September 16, 2009
PAUL GOLDBERGER: FRANK GEHRY’S REPLACEMENT
Either New Yorker architecture critic Paul Goldberger really likes the new SHoP design for Bruce Ratner's basketball arena, or he's just hungry for a grilled cheese.
The results are good enough to take the architectural argument against the project off the table. Maybe it’s as good as Gehry’s building. The new one certainly seems to try less hard; it’s more relaxed than Gehry’s project. It has a lot of rust-colored metal making swoops and curves, but there is also a lot of glass, opening the arena up to the outside. This arena is going to be every bit as connected to the street life of downtown Brooklyn as Gehry’s would have been. It’s not the box everyone feared.
But then again, so what? The rest of Atlantic Yards still remains—too big, and too indifferent to the fabric of residential Brooklyn, which it abuts. This is a mega-project that looks less and less convincing as the months go on. The arena was predicated on the presence of blocks and blocks and blocks of apartment towers, but the city would be better off if Ratner could simply build the arena and leave it at that.
Atlantic Yards Report, New Yorker architecture critic Goldberger: just keep the arena; AYR: what about the parking?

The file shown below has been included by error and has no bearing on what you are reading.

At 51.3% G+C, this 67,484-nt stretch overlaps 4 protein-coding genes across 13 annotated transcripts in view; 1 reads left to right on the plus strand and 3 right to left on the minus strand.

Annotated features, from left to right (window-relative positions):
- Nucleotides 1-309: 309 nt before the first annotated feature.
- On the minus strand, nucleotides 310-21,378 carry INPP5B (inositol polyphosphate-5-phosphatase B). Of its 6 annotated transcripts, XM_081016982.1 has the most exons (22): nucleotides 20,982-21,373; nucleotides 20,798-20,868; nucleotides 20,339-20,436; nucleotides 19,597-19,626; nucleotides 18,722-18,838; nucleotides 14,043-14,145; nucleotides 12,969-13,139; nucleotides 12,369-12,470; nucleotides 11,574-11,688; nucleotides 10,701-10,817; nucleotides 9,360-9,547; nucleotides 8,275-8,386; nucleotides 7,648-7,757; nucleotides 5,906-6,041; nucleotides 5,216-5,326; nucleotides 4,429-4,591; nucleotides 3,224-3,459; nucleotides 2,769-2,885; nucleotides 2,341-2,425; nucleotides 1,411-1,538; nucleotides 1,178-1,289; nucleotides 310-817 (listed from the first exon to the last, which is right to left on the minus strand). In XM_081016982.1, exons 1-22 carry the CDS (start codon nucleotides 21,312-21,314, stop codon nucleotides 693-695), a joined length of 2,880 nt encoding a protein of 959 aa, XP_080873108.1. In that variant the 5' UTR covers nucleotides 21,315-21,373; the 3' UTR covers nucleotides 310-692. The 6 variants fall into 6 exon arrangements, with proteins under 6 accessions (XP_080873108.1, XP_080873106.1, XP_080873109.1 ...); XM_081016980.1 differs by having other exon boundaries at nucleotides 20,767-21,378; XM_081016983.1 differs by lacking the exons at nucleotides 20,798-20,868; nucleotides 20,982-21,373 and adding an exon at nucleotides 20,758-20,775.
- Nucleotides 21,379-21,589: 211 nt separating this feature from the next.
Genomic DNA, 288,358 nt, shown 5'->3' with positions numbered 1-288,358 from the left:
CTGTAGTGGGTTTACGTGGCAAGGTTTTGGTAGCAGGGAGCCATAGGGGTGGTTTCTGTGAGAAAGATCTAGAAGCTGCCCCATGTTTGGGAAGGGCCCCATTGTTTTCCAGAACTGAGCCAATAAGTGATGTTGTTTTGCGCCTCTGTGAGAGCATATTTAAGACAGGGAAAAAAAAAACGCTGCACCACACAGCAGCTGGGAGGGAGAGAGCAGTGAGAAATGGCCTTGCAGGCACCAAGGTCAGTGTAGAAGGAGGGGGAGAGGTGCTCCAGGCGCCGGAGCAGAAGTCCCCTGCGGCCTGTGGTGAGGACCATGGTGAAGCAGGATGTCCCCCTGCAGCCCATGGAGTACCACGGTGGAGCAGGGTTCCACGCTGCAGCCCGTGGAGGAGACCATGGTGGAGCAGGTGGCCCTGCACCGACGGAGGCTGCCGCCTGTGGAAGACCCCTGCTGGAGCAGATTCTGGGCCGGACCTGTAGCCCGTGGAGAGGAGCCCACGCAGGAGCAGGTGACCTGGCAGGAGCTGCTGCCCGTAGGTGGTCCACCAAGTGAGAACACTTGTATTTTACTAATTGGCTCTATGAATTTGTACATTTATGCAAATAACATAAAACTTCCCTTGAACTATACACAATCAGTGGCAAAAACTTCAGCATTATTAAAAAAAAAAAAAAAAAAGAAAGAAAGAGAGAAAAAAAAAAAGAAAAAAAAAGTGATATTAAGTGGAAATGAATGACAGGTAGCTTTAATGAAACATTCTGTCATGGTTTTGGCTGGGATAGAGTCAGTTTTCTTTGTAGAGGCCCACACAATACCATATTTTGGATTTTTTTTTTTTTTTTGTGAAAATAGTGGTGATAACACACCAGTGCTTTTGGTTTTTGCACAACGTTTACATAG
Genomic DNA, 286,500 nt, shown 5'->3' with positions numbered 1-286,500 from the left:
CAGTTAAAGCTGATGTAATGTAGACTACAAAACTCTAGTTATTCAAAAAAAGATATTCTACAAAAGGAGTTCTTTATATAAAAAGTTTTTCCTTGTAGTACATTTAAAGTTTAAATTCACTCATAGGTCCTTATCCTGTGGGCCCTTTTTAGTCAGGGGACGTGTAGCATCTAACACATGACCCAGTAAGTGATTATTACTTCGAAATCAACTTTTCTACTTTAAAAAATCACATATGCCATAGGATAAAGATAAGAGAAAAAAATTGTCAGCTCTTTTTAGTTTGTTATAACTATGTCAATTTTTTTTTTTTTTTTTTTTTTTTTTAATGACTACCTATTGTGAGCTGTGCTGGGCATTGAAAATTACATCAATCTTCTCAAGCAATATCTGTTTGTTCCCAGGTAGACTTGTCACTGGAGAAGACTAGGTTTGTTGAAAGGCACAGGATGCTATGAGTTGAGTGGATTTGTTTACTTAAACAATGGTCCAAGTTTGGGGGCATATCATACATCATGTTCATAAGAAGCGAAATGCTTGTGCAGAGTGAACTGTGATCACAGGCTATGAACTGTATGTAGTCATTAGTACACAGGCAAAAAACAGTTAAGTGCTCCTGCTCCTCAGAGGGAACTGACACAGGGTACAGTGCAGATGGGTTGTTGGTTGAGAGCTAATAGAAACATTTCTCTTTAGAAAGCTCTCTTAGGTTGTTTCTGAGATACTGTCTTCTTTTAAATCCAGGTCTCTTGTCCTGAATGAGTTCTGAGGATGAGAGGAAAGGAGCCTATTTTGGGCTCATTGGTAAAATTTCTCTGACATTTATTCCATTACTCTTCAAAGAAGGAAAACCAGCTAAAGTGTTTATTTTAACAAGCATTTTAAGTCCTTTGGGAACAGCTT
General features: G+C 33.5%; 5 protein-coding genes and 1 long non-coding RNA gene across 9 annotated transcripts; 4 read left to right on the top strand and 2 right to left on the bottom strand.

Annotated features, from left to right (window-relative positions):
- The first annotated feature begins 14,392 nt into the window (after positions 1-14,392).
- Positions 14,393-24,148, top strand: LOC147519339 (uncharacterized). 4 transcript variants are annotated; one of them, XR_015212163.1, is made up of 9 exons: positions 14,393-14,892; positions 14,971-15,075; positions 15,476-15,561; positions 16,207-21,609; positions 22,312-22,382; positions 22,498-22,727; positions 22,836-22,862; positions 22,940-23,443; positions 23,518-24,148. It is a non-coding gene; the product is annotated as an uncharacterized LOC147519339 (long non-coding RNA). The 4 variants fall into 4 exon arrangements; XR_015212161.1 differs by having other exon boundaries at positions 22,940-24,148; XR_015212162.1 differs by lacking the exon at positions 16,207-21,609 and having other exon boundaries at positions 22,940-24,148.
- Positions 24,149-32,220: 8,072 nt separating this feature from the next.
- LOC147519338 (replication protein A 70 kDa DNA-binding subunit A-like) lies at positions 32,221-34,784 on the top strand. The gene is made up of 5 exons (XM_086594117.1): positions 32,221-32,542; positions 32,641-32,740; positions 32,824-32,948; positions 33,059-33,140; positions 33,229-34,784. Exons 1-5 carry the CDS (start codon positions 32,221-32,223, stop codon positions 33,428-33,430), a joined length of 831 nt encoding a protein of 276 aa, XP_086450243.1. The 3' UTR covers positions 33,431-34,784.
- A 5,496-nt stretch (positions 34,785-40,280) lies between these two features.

Norman Oder raises a very good point.
Better off, of course, can be calculated in different ways. One commenter already pointed out that the NYC Independent Budget Office calls the arena a net loss for the city, while toting up huge subsidies for the developer.
Beyond the vacuum
And the the building can't be considered in a vacuum. For example, the arena requires some 1000 spaces of "interim" surface parking on a block in Prospect Heights bookended by the new Prospect Heights Historic District. (There would be a lot of "street life" on the residential block between the parking and the arena.)
That block, which already lost the Ward Bakery, retains several buildings, one of which is a handsome factory retooled into office space.
Beyond the potential loss to the city, keep in mind that the Empire State Development Corporation's override of zoning and use of eminent domain was predicated on several public purposes, including affordable housing and transit improvements; the former, at least, would be precluded. And the "blight" of the open rail yards would continue, with no incentive to deck them over.
Posted by eric at September 16, 2009 8:31 PM